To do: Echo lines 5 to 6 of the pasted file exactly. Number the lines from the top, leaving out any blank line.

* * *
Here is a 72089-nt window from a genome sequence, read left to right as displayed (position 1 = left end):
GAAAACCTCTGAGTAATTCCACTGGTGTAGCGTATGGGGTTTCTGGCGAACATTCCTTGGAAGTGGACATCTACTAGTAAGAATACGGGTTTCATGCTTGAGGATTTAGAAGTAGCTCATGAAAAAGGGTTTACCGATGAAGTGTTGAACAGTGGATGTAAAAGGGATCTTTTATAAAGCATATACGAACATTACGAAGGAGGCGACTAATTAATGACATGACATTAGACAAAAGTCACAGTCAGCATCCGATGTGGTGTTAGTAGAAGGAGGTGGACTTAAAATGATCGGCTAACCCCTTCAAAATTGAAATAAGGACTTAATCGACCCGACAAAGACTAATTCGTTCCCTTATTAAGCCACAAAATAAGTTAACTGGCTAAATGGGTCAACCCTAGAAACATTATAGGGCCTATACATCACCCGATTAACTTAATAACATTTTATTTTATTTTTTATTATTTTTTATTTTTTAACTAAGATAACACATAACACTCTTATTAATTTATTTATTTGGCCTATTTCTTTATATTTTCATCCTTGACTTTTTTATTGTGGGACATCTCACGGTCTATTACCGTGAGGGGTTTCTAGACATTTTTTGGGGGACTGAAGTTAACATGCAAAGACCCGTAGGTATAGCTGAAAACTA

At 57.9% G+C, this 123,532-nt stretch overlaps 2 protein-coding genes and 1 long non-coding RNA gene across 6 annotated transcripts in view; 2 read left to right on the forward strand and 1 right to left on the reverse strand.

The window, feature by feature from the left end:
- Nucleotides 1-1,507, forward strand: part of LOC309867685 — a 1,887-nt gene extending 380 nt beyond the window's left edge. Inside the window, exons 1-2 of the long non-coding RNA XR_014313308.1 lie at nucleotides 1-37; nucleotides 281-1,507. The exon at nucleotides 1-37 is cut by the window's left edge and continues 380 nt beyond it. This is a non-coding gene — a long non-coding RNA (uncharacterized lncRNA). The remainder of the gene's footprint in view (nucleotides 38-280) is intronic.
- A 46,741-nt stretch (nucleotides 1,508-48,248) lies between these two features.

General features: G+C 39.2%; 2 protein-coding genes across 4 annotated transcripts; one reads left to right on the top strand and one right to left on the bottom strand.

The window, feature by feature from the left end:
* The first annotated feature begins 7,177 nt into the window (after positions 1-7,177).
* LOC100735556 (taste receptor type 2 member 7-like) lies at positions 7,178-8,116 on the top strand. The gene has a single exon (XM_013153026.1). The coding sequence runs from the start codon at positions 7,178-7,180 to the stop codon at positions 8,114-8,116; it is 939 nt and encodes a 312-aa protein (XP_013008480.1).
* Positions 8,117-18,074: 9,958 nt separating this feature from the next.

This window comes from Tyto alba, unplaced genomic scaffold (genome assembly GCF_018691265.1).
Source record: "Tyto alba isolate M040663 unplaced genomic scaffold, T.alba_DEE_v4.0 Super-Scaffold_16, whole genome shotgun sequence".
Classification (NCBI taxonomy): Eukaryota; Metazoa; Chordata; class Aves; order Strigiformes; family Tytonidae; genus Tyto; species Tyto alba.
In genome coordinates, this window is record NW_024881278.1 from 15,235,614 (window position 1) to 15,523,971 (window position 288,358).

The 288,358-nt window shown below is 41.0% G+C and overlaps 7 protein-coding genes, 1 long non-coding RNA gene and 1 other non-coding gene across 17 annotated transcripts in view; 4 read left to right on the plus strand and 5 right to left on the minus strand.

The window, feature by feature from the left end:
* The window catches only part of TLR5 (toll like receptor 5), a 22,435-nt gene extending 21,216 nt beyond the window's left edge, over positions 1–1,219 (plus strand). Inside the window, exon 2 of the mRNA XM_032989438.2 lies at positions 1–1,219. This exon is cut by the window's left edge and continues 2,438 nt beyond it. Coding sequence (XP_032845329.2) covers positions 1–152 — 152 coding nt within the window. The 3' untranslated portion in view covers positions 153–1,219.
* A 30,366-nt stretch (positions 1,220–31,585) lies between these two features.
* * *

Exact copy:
- Nucleotides 1-1,507, forward strand: part of LOC309867685 — a 1,887-nt gene extending 380 nt beyond the window's left edge. Inside the window, exons 1-2 of the long non-coding RNA XR_014313308.1 lie at nucleotides 1-37; nucleotides 281-1,507. The exon at nucleotides 1-37 is cut by the window's left edge and continues 380 nt beyond it. This is a non-coding gene — a long non-coding RNA (uncharacterized lncRNA). The remainder of the gene's footprint in view (nucleotides 38-280) is intronic.
- A 46,741-nt stretch (nucleotides 1,508-48,248) lies between these two features.